Refreshed 4.11 Note that this review is for the to-go shack and not for the Pok Pok dining room reviewed here, or Whiskey Soda Lounge across the street. You’ll find the menu and food here is very similar at the new Pok Pok Noi on Prescot at NE 15th.
It was a chilly night, and I felt like the fox that had gotten into the chicken coop. Crispy, crackly chicken skin gave gently under my teeth releasing a flavor somewhat reminiscent of the time I rode my tricycle into a lemon geranium bush. I was eating roasted game hen from Pok Pok Thai on SE 32nd and Division, some of the best Thai food I have ever had in the Northwest.
Andy Ricker from Pok Pok on SE Division is passionate about Thai food, especially the food from the temperate Chiang Mai valley and Isaan area, in the northern part of the country. He makes trips every year, learning more and more about the cuisine. This is good for us, because his passion is paying off in some of the most authentic regional Thai food in town. This isn’t your typical Thai curries and soups, more like the street food you’ll find if you visit the country. For more information on Thai food and the culture, read our Thai Food Primer by clicking here.
I’ve been coming to Pok Pok since it first opened, and during that time the quality would vary a little bit. Sometimes the papaya salad wasn’t quite balanced, sometimes the khao man pork was a bit cold or dry, but after a summer vacation to work on the larger restaurant space next door, and a vacation in Thailand, Andy seems to have smoothed out all the of tones. Lately, I haven’t had a single complaint.
Keep in mind this is a tiny takeout place. On nice days, comfortable wood tables with umbrellas provide a great place to sit. On inclement days there’s only a shed to keep out the wind and rain, but Andy lights a propane fire when you order, and there’s something kind of romantic about eating in the little space watching the downpour. Atmosphere or not, the food is so good, I can’t help but go back over and over. Now Pok Pok has expanded across the street, opening a bar called The Whiskey Soda Lounge.
Moving on to the food. The small menu is very focused on Northern Chaing Mai Region, and the Northeastern Issan region.
The papaya salad is marvelously refreshing, incredibly complex and yet perfectly balanced between sweet, spicy, salty and astringent. Little chopped peanuts and long beans give a distinctive crunch; tamarind and palm sugar work together in perfect balance. I was reminded of Camus: “In the midst of winter, I found there was, within me, an invincible summer.” It’s wonderful on a hot day.
Khao Soi Kai is perfect for a rainy night. It is like a Thai version of chicken soup. A very hot chili paste and nice crispy noodles are served on the side, giving a yin/yang in textures – add them as you see fit. Pickled mustard greens show what Thai food is all about: a group of completely different flavors, coming together in a harmonious blend, where none stand out, and all work together. It is also a reminder that, just because you call something a curry, it doesn’t mean it has to be spicy hot, but rather distinctively spiced. That is the way it is served here. Lots of complex layers and textures all interplay just right; the best I’ve had in Portland.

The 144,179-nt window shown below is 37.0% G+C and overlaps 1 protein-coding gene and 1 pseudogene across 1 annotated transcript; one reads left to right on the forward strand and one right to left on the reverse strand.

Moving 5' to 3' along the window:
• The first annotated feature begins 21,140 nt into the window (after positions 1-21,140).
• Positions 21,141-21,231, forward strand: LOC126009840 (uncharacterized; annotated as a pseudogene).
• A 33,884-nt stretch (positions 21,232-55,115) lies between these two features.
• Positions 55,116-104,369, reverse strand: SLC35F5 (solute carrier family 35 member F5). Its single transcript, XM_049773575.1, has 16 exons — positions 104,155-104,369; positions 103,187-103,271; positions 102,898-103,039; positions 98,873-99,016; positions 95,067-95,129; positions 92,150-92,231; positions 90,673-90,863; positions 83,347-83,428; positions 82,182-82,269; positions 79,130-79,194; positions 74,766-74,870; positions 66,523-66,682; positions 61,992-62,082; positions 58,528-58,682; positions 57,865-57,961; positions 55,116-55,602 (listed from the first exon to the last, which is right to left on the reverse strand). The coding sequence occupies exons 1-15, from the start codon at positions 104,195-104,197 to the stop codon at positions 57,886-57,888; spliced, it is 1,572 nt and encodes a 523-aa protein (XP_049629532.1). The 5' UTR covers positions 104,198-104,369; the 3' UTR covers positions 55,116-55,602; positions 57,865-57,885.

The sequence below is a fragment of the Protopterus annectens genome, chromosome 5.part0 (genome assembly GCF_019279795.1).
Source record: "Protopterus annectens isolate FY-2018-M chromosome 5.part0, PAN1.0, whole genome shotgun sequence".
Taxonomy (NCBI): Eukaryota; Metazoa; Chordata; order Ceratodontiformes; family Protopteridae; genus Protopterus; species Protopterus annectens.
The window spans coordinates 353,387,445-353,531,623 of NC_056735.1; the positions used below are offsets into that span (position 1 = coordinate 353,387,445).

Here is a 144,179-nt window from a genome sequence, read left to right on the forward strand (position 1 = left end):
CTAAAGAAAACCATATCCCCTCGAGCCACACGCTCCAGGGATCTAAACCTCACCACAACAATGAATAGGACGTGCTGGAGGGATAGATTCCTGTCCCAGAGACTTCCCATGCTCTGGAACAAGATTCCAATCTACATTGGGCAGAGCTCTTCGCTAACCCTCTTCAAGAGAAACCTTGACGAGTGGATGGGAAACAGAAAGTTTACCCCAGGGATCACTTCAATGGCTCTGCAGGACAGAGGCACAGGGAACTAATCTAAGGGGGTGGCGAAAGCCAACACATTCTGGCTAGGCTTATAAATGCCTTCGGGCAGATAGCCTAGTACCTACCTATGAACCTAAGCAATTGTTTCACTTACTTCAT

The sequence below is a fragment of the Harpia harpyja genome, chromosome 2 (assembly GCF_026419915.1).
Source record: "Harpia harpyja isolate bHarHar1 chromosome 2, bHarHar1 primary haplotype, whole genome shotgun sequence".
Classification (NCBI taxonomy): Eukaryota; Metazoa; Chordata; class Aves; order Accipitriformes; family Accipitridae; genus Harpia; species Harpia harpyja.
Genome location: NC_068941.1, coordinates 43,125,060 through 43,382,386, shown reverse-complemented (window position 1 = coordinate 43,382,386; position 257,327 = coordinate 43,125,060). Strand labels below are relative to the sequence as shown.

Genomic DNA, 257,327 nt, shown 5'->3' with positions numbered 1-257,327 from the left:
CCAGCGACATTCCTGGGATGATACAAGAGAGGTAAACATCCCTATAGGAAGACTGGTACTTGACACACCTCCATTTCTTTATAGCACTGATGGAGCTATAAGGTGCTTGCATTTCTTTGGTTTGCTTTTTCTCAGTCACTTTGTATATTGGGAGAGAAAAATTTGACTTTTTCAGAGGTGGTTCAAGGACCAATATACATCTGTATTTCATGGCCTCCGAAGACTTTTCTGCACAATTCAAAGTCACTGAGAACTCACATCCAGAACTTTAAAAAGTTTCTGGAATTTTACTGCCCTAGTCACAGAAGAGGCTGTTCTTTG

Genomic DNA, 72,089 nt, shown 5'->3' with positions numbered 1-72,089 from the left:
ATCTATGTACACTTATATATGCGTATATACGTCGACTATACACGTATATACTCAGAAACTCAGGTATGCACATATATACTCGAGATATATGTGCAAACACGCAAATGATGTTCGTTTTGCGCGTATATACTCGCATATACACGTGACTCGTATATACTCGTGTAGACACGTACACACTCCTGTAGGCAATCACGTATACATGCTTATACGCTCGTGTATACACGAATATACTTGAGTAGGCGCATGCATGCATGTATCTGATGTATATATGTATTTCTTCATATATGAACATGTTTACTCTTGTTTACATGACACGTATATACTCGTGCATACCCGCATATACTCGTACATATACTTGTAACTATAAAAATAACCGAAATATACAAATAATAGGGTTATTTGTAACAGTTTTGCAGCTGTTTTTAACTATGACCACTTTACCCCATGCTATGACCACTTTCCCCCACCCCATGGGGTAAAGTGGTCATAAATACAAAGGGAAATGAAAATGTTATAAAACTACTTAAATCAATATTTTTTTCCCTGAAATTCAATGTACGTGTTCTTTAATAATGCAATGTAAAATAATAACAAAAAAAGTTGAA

Muu Sateh consists of about six pork loin skewers marinated in coconut milk and turmeric. A little cube of fat is placed at the end, which melts down a bit as the pork is grilled over charcoal. I have never been a big fan of sateh until now, but can honestly say this is the best I have ever had. It is so far above similar dishes served at most Thai restaurants, it can’t even be compared. Here it is served with a good peanut sauce, a cucumber relish absolutely bursting with a medley of flavors, and grilled bread, which, sadly, doesn’t do very well on the drive home.
For me, Khao Man Som Tam was like a religious experience. I could eat this on a regular basis. Let’s take it from the bottom up. Steamed coconut rice. Oh my… give me a big bowl of this and a spoon. I have never had better coconut rice in my entire life. I sat in my car inhaling the stuff. Mixed with the juice from the caramelized pork it is so darn good… heck, I can’t come up with the right adjective. The pork itself is shredded, slightly sweet and slightly salty, which works perfectly with the rice; fried shallots round out the flavors. Sometimes the pork can be a little bit dry, but even then it’s great. Also, you need to remember that salty is a very important taste in Thai cuisine. Though your first bite of meat may seem a bit over-seasoned, take a few more bites and mix it with the rice. You will soon realize it all works perfectly. When the chef is on his game, this is an outstanding dish.
Finally, we come to the roasted game hen mentioned at the top of this review. Andy took me out back and showed me the rotisserie he imported from Thailand; the hens turning quickly over a glowing bed of wood coals, giving them a light smoky flavor with amazing aromatics from the lemongrass and garlic. Zounds! Crispy, crackly skin, perfectly moist, wonderfully complex flavors… I was literally bouncing around my kitchen going “Oh, this is so good!” I felt bad eating it alone, so shared some with the dog just so he wouldn’t think I was crazy. He enjoyed it too. I almost finished the dish before noticing the dipping sauce, which is in a class higher than most. Not overly sweet or oily like so many Thai sauces, this was perfect, though I never did end up using much on the bird. It just didn’t need it.